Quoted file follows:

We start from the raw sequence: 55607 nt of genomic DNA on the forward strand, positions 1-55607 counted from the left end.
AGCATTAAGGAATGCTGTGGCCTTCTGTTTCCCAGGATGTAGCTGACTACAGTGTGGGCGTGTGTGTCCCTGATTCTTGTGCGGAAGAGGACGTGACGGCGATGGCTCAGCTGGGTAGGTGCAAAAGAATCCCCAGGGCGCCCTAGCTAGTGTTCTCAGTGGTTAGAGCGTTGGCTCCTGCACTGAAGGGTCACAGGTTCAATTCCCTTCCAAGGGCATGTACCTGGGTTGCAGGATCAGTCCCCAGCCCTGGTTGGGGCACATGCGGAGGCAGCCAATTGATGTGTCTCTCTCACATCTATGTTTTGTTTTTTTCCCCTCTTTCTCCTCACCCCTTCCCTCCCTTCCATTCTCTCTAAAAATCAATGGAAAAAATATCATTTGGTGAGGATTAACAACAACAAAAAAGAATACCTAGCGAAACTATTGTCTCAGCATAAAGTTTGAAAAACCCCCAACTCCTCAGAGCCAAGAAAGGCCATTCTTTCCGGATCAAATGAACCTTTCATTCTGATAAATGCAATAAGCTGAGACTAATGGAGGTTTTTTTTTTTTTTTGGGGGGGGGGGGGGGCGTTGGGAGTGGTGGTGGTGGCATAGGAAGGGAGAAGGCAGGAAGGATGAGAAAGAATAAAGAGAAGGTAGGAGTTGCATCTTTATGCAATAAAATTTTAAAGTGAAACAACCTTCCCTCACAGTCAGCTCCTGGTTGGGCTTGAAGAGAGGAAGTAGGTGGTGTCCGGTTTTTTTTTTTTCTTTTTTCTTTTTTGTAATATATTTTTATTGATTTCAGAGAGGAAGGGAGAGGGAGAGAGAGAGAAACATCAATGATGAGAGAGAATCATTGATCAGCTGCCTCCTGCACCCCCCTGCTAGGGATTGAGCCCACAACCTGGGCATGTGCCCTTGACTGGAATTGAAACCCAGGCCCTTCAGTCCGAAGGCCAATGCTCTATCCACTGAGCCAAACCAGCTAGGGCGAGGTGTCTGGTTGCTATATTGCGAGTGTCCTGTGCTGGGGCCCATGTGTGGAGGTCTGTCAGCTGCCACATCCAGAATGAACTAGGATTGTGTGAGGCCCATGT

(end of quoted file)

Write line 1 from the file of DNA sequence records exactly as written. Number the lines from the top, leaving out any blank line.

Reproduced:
We start from the raw sequence: 55607 nt of genomic DNA on the forward strand, positions 1-55607 counted from the left end.